Goulburn trainer Danny Williams took his tally of TAB Highway winners to 13 when Highway Sixtysix, ridden by Blake Shinn, led all the way at Randwick last Saturday.
It was a tough win by the filly, who went into the race without the benefit of a barrier trial or jumpout.
“She wasn’t quite ready for the trials when they were available so we just kept her going with the trackwork,” the trainer explained later.
Highway Sixtysix scored by a short neck over Nicconita and Williams is confident she’ll improve on that effort.
“She’s still not there yet. She needs to learn to settle and that will come with racing,” he explained.
In the final race on Saturday’s Randwick program, She Knows, for Williams, was beaten a head in a thrilling finish by Nowra galloper Noble Joey.
Trained by Robert and Luke Price and ridden by Kathy O’Hara, Noble Joey settled in second place before heading to the middle of the track in the straight to record a tough win.
Newcastle trainer Kris Lees, who is enjoying the most successful season of his career, added another five winners to his tally last Saturday.
He landed a winning double on his home track with first starters Swift Melody and Aliferous. Swift Melody, ridden by Robert Thompson, scored in a 900-metre maiden while Aliferous, with Mitchell Bell aboard, won over 1200m.
At Randwick, Envy Of All, who had been campaigning on the Sunshine Coast and at Ipswich (where she had won her previous start) made a successful return to Sydney in the 1100-metre Benchmark 77 event.
Jockey Blake Shinn settled the filly one out and one back before challenging in the straight and hitting the lead inside the final 100 metres. The three-year-old then defied a late challenge by Revenire to score by a head.
At Doomben, Lees added a second winning double to his great day, courtesy of Princess Posh and Hallelujah Boy.
Princess Posh was first into the winners stall, scoring a comfortable victory in the 1350 metres Benchmark 85 with Damian Browne aboard.
The jockey then piloted the stablemate and odds-on favourite Hallelujah Boy to victory in the 1640-metre Class 3.
Lees’s double at Doomben may be a sign of things to come with more raids north of the border in the pipeline, according to stable foreman, Cameron Swan.
“We plan to bring them up to trainer Mel Eggleston’s on the Gold Coast and run them from there,” he explained.
Australian boxing champion and swimsuit model Lauren Eagle last week had her conviction for drug-driving overturned in the NSW District Court. Eagle had been fined $600 and disqualified from driving for six months by a magistrate after pleading guilty to the offence in January.
What has this got to do with racing? Well, in overturning the conviction, Judge Helen Syme stated that Eagle’s case was unique in that it involved the taking of legally prescribed medication, which unbeknown to Eagle, contained methamphetamines.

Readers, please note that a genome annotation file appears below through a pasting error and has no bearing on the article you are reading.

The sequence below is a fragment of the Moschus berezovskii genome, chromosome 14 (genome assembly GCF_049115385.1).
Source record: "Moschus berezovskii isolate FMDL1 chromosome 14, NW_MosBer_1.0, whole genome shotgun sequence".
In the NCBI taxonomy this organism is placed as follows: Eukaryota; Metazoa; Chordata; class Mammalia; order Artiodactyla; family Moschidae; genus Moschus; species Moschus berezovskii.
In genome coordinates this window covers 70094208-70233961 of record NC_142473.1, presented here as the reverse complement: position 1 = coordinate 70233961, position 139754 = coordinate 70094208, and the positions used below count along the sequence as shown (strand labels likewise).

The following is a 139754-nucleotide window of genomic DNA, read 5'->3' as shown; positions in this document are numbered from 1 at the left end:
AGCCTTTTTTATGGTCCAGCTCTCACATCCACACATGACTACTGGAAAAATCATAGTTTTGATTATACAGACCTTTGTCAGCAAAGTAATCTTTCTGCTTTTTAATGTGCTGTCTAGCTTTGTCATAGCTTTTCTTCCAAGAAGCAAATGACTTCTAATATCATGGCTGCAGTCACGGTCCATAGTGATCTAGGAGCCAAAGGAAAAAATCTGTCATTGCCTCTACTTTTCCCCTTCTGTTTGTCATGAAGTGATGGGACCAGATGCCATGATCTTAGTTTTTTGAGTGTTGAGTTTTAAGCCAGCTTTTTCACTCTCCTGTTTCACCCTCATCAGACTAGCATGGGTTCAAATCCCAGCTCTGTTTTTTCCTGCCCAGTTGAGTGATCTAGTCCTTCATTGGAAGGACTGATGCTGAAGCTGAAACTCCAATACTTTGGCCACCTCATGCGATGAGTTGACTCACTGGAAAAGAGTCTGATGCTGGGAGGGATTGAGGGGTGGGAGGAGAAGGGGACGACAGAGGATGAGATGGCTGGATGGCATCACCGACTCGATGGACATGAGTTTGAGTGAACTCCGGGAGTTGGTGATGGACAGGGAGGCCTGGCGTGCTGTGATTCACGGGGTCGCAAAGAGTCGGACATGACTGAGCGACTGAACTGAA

“There was no intention to drive with an illicit drug in her system,” said the judge.
Information I’ve received from a GP and a pathologist indicate there are a number of cold and flu medications freely available over the counter which contain methamphetamines.
With winter upon us, jockeys and trackwork riders would be well advised to check with their GP or chemist before taking any medication, to ensure that it does not contain a substance likely to put them in breach of racing regulations.
Soviet too strong
The Waterhouse/Bott training partnership sent Soviet to Goulburn last Friday to contest the 1400-metre maiden race for three-year-olds. After being backed into $1.40, Soviet, ridden by Adam Hyeronimus, never gave backers any concern, racing away to an easy victory.
The gelding, who was having his second run back from a spell, appeared to appreciate a step up in distance from 1100 to 1400m and he could strike again now that he has broken through.
Cogliere claims Cup
The feature race on the Clarence River Jockey Club’s seven race program on Sunday was the $50,000 South Grafton Cup (1600 metres).
It was won by Cogliere, trained by Marc Quinn and ridden by Matthew McGuren. After settling just off the pace, Cogliere ranged up to challenge around the 200 metre mark and was simply too good for the runner-up Brazen who had attempted to lead all the way.
“I think that’s his best win to date,” said Quinn. “He’s been a bloody good horse for us. He only cost $20,000 and has won over $300,000.”
The Duck Creek Picnic Race Club conducted a very successful meeting last Saturday, with 52 starters over the six races.
The feature event, the 1250-metre Duck Creek Picnic Cup, was won by Rehanaat, trained by Sharon Jeffries and ridden by Ashley Boyd.
On the same day, the Mungindi Jockey Club held its annual picnic meeting. The local Cup, run over 1400 metres, was won by the Luke Berger-trained Cavitation, ridden by Geoffrey Snowden.
That win brought up a treble for the jockey.